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L'Allegro
A Poem by John Milton (1608-1674) 
A Study Guide
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Type of Work
Setting
Summary
Theme
End Rhyme
Internal Rhyme
Meter
Poem Text With Notes
Tone
Figures of Speech
Questions, Writing Topics
Milton's Biography
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Study Guide Prepared by Michael J. Cummings...© 2010
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Type of Work and Publication Year

.......John Milton's "L'Allegro" is a lyric poem centering on the joy of taking part in the delights of a spring day, including those provided by nature in a pastoral setting and those provided by the theater in an urban setting. The title is an Italian word that originally meant "the cheerful man." The poem was published in London in 1645 as part of a collection, The Poems of John Milton, Both English and Latin. It is a companion piece to "Il Penseroso," a lyric poem centering on sober, contemplative living that courts melancholy rather than joy. The poems use similar metric and rhyme schemes.

Setting

.......The poem is set in the speaker's mind as he anticipates the pleasures he will enjoy on an inviting spring day—first in a countryside setting and then in an urban setting.

Summary

.......The speaker orders Melancholy from his life, telling it to find a dwelling place among the Cimmerians—people who live in a land of unending darkness. At the same time, he invites a goddess of joy, Euphrosyne, to bring him mirth on the dawning of a new spring day as the song of the lark and the din of a rooster chase the last of the darkness away. 
.......The sun begins to rise, robing the clouds in flames. Then the plowman in the field whistles, the milkmaid sings a song, the mower sharpens his scythe, and shepherds count their sheep under hawthorn trees. Smoke curls up from a chimney cottage. The young and old come out to play. And when the sun goes down again, they will tell stories over ale. One of the tales will be about the "lubber fiend," a hairy giant with a tail. He does farm work and household chores in return for a bowl of cream. (See lines 104-114 for the passage about this creature.) But despite his grotesque appearance, he means no harm.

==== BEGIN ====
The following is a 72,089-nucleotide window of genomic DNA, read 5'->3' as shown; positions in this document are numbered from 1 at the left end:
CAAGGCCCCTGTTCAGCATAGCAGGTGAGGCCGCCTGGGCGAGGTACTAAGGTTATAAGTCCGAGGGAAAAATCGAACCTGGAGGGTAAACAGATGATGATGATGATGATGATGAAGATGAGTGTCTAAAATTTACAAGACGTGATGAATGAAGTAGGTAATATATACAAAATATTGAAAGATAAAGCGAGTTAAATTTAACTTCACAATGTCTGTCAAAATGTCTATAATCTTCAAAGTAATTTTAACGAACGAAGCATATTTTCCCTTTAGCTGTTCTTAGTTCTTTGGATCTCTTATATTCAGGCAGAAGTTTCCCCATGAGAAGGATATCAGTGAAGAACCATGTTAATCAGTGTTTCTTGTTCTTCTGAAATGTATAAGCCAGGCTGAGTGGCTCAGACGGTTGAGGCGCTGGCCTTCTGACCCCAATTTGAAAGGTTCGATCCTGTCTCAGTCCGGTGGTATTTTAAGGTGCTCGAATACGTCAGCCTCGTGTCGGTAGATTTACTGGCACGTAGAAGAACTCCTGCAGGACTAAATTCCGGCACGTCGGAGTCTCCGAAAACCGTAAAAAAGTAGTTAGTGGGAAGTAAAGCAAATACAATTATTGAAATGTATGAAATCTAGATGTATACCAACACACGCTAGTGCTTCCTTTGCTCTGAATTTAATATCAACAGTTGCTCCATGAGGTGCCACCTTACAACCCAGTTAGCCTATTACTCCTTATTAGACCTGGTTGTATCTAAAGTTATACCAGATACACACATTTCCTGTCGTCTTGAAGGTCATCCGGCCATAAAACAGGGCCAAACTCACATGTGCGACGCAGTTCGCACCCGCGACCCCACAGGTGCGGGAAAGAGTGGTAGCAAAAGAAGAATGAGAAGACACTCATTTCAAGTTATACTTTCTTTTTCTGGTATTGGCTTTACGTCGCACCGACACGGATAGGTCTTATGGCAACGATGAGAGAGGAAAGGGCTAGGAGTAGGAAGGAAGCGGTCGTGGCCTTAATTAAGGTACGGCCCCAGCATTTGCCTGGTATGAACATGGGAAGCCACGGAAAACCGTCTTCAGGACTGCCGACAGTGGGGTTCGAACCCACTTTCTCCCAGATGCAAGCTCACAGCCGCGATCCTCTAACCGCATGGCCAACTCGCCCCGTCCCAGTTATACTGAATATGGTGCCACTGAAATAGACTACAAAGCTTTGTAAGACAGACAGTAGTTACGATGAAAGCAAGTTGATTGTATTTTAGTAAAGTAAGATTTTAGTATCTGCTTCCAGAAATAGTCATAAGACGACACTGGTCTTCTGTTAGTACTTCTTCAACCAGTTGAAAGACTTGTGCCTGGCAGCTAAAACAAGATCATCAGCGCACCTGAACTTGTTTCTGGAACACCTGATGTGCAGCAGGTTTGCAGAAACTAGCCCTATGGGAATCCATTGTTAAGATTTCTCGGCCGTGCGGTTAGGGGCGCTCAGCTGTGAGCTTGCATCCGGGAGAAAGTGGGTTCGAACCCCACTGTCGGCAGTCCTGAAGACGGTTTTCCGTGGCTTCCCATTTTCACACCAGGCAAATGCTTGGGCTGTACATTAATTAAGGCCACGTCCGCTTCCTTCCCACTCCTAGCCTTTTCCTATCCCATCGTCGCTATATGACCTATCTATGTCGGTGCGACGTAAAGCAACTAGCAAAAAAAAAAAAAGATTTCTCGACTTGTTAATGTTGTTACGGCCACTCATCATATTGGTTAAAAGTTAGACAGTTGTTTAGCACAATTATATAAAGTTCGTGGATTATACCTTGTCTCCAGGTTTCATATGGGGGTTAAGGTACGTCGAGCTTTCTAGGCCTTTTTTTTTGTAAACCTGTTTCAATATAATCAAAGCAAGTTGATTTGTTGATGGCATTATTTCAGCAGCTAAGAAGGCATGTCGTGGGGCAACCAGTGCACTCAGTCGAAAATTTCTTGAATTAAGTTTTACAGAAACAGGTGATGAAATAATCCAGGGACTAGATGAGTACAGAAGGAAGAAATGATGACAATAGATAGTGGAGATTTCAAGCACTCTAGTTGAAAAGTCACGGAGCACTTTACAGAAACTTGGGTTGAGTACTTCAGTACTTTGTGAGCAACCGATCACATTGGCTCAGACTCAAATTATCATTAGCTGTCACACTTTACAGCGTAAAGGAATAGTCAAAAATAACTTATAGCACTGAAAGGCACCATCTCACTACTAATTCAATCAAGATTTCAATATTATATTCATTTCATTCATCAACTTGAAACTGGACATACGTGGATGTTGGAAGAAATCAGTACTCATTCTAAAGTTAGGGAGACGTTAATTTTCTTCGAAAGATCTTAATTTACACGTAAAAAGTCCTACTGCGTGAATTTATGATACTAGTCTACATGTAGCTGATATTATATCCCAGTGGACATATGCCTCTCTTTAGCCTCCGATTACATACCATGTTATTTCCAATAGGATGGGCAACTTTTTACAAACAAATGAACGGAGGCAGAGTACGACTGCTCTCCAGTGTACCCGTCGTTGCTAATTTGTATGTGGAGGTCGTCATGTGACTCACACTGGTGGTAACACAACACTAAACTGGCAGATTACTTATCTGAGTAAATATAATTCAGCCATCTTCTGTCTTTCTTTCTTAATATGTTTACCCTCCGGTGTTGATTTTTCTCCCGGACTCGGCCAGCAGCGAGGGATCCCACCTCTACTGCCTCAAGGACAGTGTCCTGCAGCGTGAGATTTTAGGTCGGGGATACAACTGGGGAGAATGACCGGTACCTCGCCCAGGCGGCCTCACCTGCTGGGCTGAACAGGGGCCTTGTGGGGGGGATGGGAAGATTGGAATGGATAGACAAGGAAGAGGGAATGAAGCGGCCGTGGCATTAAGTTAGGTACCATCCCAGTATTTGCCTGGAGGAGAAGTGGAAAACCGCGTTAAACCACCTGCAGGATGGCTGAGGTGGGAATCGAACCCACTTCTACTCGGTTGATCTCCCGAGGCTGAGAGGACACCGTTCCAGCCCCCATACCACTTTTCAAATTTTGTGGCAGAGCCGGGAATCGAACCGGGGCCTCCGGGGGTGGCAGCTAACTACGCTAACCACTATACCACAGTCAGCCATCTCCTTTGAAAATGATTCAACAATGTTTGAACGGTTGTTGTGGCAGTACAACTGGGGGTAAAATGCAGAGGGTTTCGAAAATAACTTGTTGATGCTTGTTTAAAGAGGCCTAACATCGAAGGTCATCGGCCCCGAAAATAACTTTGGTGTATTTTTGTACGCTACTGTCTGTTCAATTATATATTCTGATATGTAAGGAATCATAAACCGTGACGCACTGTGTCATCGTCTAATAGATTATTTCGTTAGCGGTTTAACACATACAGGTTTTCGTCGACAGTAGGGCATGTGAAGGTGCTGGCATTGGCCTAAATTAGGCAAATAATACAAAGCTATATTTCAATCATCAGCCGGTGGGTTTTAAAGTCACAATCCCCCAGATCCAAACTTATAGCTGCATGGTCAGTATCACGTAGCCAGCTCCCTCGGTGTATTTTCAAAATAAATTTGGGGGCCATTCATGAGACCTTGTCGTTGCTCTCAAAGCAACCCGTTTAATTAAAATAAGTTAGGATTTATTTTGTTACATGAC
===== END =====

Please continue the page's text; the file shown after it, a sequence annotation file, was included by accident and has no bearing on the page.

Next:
.......On fine days in May, knights and barons in the cities contend with wits or weapons in peaceful contests before their ladies, and Hymen (the god of marriage) appears to preside over many a wedding “with pomp, and feast, and revelry, / With mask, and antique Pageantry” (lines 127-128).
.......Then there are the plays to see in the city—those of the great Elizabethan writers Ben Jonson and William Shakespeare.
.......The speaker ends the poem by again addressing the heavenly bringer of joy, Euphrosyne, this time referring to her as "Mirth." 

These delights, if thou canst give,
Mirth with thee, I mean to live. (lines 151-152)
Theme

.......Casting off gloom to embrace the delights of a glorious spring day is the theme of "L'Allegro." Milton begins the poem by rejecting melancholy in the first ten lines. Then, in line 11, he invites the goddess of joy (Euphrosyne) to go forth with him into the sun-kissed fields. He asks her to bring with her

    Jest and youthful Jollity,
    Quips and cranks, and wanton wiles,
    Nods, and becks, and wreathed smiles (lines 26-28)

The rest of the poem centers on the people and activities they will see. 

End Rhyme

.......The end rhyme of the first ten lines of the poem uses this pattern: abbacddeec. Following is an illustration of this pattern.

Hence loathed Melancholy
Of Cerberus, and blackest Midnight born,
In Stygian cave forlorn
      'Mongst horrid shapes, and shrieks, and sights unholy;
Find out some uncouth cell,
      Where brooding Darkness spreads his jealous wings,
And the night-raven sings;
      There under ebon shades, and low-brow'd rocks,
As ragged as thy locks,
      In dark Cimmerian desert ever dwell
Milton wrote the rest of the poem in couplets (pairs of rhyming lines). Lines 11-16 demonstrate the pattern.
But come thou goddess fair and free,
In heav'n yclep'd Euphrosyne,
And by men, heart-easing Mirth,
Whom lovely Venus at a birth
With two sister Graces more
To Ivy-crowned Bacchus bore
Internal Rhyme

.......Milton also included occasional internal rhyme in the poem, as in the following lines.

And fresh-blown roses wash'd in dew (line 22)

Such as hang on Hebe's cheek (line 29)

And love to live in dimple sleek (line 30)

Oft list'ning how the hounds and horn (line 53)
 

Meter

.......The meter of the first ten lines of the poem is as follows. 

..........1...................2..............3...........4
Hence LOATH..|..èd MEL..|..an CHO..|..ly,.............................................................iambic tetrameter with an incomplete fourth foot (catalexis)